Premise: A heavy-metal drummer’s life is thrown into freefall when he begins to lose his hearing.
I had an optometrist appointment several years ago, in which I was told by the end of it that my vision in my right eye was slightly worse than my left. Naturally, the diagnosis wasn’t ideal, but, considering my work as a photographer, the development left me even more worried. As most photographers do, I primarily use my right eye to look through the viewfinder while using my camera. How could I continue on as a photographer if I couldn’t see the pictures I wanted to take?
This is the nature of the existential dilemma that Ruben (Riz Ahmed) has to face early on in Sound of Metal. Ruben is a drummer for a hard rock band who learns early on that he’s losing his ability to hear anything. Voices, music, and virtually every noise quickly becomes a drowned-out thrumming sound. Of course, this leaves him unable to do his job and, perhaps more importantly, the thing he loves most.
“Disability” movies, in which the protagonist suffers a life-altering disability and has to learn to adjust or overcome it, are nothing new for Hollywood, but director Darius Marder makes subtle decisions that make Sound of Metal feel fresh and humanistic. The most noticeable of those decisions is the incredible sound design. Rather than portraying Ruben’s hearing loss with the same dulling of noises, each iteration we get inside Ruben’s head sounds slightly different, devolving in sound quality as his hearing ability does. After Ruben’s diagnosis, he visits a retreat for the hearing impaired – a resolution that requires some heavy coaxing from his girlfriend and bandmate, Lou (Olivia Cooke). The retreat home is run by Joe (Paul Raci), a Vietnam veteran who lost his hearing in the war and can read Ruben’s lips. Joe breaks Ruben in with a heavy dose of tough love, but Raci still makes Joe a likeable character.
Much of the second act involves Ruben and his struggle to fit in, not only with his new housemates, but to his new way of life. Not only is Ruben unable to hear anything, but because he doesn’t understand American Sign Language, he can’t communicate in any way with those around him. Consider the scene at a dinner table soon after Ruben’s arrival: everyone around the table is fluidly communicating using sign language, but Ruben sits in confused silence. Marder simply uses ambient noise in the nearly-silent scene to make the audience truly immersed in Ruben’s sense of isolation. And, in another strong choice by Marder, once he finally does start to feel at home and learn ASL, it’s not brought about in an “ah-ha” moment where everything snaps into focus and life is liveable again.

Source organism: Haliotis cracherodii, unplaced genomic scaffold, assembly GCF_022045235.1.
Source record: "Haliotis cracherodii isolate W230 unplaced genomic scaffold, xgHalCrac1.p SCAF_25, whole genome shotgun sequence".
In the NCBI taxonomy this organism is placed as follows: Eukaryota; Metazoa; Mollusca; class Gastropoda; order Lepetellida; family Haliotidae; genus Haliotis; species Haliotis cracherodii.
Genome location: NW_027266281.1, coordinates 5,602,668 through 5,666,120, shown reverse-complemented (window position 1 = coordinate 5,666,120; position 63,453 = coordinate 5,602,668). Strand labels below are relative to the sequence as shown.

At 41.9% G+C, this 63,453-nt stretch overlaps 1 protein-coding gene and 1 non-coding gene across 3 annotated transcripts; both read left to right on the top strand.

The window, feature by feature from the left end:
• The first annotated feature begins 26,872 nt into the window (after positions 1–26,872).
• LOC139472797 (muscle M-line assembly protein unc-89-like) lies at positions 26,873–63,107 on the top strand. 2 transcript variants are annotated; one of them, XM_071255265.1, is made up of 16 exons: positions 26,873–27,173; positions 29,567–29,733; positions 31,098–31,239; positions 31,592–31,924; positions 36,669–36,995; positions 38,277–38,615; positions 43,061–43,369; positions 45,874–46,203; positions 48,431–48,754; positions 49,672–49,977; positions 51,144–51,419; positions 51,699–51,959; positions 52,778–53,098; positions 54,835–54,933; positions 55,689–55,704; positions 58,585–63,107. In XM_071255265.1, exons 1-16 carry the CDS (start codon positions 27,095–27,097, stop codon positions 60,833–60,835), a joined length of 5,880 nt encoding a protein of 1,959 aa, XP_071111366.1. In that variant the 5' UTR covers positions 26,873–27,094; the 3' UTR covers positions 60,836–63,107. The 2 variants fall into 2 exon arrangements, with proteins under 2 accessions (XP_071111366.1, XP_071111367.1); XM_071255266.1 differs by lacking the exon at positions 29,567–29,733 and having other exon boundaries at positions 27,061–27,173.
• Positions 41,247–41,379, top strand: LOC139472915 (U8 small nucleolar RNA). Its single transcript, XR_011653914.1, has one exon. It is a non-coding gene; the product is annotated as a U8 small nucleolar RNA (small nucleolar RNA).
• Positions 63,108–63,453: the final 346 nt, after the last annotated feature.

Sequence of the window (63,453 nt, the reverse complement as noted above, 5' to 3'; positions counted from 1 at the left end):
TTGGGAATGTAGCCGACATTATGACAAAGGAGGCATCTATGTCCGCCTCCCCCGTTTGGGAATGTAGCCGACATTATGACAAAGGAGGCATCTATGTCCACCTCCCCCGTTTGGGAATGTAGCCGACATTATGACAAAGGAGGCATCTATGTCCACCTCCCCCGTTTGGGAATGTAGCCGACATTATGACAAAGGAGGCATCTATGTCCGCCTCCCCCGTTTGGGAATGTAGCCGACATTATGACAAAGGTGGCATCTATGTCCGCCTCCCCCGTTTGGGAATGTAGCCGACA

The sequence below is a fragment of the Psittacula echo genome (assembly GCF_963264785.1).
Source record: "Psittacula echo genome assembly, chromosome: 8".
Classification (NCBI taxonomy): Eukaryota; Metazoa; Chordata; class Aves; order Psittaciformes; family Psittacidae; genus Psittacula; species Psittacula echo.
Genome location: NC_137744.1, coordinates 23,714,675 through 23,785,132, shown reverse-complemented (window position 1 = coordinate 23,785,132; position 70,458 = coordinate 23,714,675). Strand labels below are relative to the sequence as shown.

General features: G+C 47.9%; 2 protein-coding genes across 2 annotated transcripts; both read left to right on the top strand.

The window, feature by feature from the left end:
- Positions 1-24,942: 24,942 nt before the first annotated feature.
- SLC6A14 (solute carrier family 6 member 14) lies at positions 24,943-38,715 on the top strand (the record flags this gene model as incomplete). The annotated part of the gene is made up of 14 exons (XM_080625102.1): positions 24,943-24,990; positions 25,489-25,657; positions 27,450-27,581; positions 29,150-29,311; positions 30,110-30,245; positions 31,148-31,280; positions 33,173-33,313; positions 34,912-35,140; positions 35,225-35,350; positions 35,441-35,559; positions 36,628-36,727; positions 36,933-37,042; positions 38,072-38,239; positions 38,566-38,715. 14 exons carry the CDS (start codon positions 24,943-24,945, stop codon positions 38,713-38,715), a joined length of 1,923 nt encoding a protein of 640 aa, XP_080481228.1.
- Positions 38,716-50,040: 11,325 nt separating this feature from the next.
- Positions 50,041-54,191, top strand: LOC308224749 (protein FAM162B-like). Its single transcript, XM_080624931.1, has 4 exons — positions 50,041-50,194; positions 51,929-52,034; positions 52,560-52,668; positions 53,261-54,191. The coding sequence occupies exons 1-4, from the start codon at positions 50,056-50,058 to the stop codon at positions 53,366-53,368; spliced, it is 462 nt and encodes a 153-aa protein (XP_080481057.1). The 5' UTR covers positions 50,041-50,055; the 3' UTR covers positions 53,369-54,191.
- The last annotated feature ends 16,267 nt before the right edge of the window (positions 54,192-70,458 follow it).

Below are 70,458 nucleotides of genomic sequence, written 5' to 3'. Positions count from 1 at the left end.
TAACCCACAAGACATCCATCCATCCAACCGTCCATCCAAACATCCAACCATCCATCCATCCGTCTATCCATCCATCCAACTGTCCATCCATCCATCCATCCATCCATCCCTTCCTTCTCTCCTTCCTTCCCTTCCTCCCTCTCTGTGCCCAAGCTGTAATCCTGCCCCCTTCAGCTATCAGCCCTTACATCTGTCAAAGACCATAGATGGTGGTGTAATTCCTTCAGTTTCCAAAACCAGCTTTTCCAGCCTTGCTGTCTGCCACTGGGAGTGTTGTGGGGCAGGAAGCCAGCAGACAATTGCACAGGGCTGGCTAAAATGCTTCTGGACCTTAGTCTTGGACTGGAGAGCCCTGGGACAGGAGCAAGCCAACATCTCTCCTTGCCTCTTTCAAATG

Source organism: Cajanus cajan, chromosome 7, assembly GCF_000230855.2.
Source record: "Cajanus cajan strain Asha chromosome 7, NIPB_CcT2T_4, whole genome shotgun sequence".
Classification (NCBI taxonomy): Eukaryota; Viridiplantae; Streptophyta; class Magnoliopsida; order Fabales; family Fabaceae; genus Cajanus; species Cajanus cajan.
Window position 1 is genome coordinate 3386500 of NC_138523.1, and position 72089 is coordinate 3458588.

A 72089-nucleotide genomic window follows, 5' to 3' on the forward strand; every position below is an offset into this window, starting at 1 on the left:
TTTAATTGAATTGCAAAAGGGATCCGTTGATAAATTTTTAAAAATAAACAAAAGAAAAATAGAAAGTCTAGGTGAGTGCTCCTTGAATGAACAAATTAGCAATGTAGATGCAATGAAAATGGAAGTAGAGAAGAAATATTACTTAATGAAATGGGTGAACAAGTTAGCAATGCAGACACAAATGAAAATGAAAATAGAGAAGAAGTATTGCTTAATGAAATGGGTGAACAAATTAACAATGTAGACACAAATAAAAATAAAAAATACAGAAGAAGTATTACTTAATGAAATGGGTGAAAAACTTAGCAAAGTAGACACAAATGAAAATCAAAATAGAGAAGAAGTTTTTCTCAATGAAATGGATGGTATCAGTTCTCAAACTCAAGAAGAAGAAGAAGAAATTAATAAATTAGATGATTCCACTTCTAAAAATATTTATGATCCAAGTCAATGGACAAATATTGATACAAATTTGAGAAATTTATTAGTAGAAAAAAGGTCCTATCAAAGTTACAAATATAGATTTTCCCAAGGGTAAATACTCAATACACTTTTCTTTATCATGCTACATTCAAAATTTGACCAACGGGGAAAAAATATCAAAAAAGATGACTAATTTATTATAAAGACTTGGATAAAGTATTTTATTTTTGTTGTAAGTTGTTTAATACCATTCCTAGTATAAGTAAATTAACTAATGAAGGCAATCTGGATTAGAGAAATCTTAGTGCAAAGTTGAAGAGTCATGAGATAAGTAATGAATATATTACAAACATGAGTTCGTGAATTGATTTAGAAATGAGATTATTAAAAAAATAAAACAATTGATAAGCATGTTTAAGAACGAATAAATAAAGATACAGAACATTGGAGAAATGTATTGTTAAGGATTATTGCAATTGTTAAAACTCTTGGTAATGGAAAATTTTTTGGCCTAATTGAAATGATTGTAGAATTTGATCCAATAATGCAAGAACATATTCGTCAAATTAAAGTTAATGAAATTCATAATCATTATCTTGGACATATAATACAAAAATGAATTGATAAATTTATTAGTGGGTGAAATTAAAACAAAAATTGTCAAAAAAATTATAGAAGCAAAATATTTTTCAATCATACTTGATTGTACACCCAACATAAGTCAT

It’s Marder’s tune that brings Sound of Metal to life, but it really sings because of Riz Ahmed’s powerful performance as Ruben. It’s no small feat as an actor to portray a physical disability, and even less so when the disability is an entirely internalized one. There are long stretches of the film where Marder uses little to no dialogue, instead relying mostly on Ahmed’s flustered reactions to sell the reality of each moment, and Ahmed delivers. After making an early splash in a starring role in HBO’s mini-series The Night Of in 2016, Ahmed has carved out a solid reputation as an actor willing to forego vanity and portray mostly gritty, tough characters. His work in Sound of Metal is the best of his career thus far, proving he has the gravitas to take a complex role and create a real, magnetic person. Ahmed largely avoids the melodramatic moments that most actors would make, choosing instead to offer a more subtle performance. The final scene in particular, another mostly silent sequence, is heartbreaking because of the work Ahmed has shown up until that point. It’s unfortunate though that, right before that moment, the story meanders a bit throughout the final act.
Ask nearly any professional screenwriter, and they will tell you the key to dramatic tension is to ask “what does your character want, why can’t they have it, and what are they willing to do to get it”. Sound of Metal’s tension lies in Ruben’s feeling of helplessness as his body begins to change against his will. Once he leaves Joe’s retreat house after selling most of his possessions to get cochlear implants, the film struggles to present any further challenges for Ruben. Again, Marder smartly shows that Ruben’s new implants don’t solve every problem by using the innovative sound design to show the realistically robotic, static-like sound of cochlear implants. But even with this knowledge in the back of our minds, the story at large isn’t strong enough to sustain itself for the remaining 20 minutes or so. Still, Riz Ahmed makes every moment on screen feel lived-in and raw.
The shutdown of theaters hasn’t resulted in many offerings that have provided any worse at-home viewing experiences, but Sound of Metal would surely benefit from a viewing on a large screen with a premium sound system. And in a year without many noteworthy leading male performances, Ahmed’s quietly shines as one of the best.
Sound of Metal is now streaming on Amazon Prime Video.
About the Writer: Ben Sears is a life-long Indianapolis resident, husband, and father of two boys, as well as a contributing writer on ObsessiveViewer.com and a recurring co-host on The Obsessive Viewer Podcast. Aside from watching movies and television, Ben enjoys photography (bensearsphotography.com) and running marathons, but never at the same time. That would be difficult.